The dream was compensatory. In the dream, they could have been anyone. Anywhere.
He was sad, his life force deflated. He talked in halting words about the film he once made. His long-ago collaborator recently returned to the original to discover he could remake the film from a unique vantage point. Make it new again.
The discovery was simple. If you looked closely, out of the body of the main character a dark powder grew, sloughed off, eroded. The substance floated to the ground like cocoa. The collaborator learned the skin released this effortlessly. The effect? Sensual arousal.
The collaborator would call the substance a name that was evocative though unoriginal: “Life Force Activator.” It could be a plot devise in a tiny home garden show episode. Or a scene to develop character in a Marvel comic adventure series. But this wasn’t the story line.
In the dream, the man leaned against the wall and then towards the dreamer as he explained the process at length. His brown and grey waist-long pandemic hair fell around his body shaking as he talked.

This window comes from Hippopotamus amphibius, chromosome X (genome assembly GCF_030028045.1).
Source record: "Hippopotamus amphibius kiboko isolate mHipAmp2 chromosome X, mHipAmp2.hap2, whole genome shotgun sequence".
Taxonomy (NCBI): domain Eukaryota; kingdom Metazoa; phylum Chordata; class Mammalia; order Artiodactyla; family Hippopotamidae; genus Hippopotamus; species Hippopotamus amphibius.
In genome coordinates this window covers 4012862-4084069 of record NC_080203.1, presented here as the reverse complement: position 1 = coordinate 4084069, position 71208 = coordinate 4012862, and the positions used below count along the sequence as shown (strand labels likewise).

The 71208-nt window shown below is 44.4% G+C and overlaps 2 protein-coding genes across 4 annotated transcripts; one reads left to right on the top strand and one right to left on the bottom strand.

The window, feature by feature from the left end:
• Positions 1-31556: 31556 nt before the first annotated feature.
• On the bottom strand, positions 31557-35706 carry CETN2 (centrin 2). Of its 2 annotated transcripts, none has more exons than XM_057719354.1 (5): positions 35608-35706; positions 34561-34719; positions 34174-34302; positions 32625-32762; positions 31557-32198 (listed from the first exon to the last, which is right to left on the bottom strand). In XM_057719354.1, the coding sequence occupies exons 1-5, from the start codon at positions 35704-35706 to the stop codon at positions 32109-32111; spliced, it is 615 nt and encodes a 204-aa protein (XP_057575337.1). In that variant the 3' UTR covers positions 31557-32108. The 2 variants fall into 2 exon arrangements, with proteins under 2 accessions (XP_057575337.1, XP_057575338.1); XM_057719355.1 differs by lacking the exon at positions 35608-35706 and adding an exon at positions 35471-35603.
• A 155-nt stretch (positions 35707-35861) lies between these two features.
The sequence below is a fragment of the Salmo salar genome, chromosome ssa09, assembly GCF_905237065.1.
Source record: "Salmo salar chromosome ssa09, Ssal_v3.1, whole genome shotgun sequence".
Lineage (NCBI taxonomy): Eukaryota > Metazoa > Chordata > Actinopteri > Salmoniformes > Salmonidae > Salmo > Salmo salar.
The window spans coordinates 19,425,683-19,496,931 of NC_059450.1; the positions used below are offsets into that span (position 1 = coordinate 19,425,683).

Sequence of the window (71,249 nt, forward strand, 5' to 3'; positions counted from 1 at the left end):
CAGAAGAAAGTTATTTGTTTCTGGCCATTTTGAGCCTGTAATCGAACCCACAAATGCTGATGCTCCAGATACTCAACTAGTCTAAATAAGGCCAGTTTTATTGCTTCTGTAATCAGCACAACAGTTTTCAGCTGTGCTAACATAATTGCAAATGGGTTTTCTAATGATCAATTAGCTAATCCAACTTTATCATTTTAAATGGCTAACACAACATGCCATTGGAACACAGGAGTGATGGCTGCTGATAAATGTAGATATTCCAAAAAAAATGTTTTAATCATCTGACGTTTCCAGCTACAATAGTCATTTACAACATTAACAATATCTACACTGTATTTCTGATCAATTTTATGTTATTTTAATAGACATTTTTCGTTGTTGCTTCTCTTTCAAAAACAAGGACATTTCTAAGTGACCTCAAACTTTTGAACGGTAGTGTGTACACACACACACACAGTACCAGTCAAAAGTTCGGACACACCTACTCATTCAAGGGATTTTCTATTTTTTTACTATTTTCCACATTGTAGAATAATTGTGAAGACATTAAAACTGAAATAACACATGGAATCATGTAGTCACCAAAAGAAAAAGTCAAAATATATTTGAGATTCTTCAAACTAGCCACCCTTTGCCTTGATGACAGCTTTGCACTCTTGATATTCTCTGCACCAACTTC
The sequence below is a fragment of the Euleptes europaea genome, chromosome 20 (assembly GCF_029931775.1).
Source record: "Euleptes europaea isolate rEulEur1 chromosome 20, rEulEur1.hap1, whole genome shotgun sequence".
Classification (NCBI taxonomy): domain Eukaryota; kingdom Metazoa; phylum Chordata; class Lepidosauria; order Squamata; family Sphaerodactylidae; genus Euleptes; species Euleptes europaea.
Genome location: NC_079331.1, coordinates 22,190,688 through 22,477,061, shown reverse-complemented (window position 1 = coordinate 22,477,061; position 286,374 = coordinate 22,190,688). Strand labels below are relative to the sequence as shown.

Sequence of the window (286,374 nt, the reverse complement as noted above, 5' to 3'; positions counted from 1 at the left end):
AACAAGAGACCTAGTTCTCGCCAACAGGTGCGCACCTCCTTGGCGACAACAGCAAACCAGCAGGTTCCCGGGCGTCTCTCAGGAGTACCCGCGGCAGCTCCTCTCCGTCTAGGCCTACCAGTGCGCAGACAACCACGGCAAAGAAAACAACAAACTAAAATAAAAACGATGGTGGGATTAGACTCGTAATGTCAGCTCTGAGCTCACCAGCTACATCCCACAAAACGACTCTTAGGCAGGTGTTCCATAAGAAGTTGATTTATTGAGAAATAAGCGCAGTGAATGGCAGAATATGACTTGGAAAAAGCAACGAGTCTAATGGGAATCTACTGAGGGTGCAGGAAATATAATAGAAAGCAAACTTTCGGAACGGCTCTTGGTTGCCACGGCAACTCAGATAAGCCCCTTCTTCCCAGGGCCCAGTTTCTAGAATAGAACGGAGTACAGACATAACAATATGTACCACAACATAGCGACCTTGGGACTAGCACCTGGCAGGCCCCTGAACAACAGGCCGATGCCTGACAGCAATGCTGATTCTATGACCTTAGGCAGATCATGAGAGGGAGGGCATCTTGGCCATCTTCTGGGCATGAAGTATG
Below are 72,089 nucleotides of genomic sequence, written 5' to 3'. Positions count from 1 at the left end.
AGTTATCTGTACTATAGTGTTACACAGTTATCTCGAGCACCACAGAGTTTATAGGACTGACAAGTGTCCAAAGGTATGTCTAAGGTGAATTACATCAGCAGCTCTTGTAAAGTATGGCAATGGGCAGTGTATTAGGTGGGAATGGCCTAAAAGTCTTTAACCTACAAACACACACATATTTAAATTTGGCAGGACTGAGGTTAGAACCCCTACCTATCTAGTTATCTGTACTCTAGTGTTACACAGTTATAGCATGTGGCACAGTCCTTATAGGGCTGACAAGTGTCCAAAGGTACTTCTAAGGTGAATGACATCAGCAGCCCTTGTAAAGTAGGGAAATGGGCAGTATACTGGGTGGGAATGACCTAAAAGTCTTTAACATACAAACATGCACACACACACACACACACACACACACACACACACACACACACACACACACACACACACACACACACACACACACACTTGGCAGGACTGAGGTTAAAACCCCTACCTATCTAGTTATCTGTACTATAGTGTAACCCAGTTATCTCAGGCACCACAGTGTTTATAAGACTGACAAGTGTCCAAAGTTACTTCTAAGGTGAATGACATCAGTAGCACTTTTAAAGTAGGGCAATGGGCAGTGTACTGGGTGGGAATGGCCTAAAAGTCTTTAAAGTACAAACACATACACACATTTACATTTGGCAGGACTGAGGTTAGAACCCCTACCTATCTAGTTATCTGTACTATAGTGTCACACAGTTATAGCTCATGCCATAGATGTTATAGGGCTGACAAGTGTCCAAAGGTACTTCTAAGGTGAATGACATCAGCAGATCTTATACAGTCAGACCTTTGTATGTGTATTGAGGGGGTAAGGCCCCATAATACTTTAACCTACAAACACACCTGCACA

Then the man wept at the failure of it all. His failure. How he regretted he had not been the first to review and study his old film again. Now someone else was getting all the credit, he lamented. He cried. She consoled him with soft register of words about healing time and the benefits of aging.
She purred, “The Guardian says wine tastes so much better now. Scientifically speaking.”
While she spoke in whispers, his hands moved across her back, then her waist, buttocks, thighs. The touch of fingers. She shook.
He turned the body — her body? — around and around demonstrating this new life force. How it returned if you re-examined everything again.
Something shifted in the room.
She interjected sharply like the prim English professor who got away: “Re-reading is alway a good idea.”
When she awoke her body glowed. The night-long blueish gleam of the humidifier had done its job. Her cheeks were burnished with pink moist droplets.
The sweat of an elevated temperature?
A slight fever. Not COVID — but pleasure’s encore.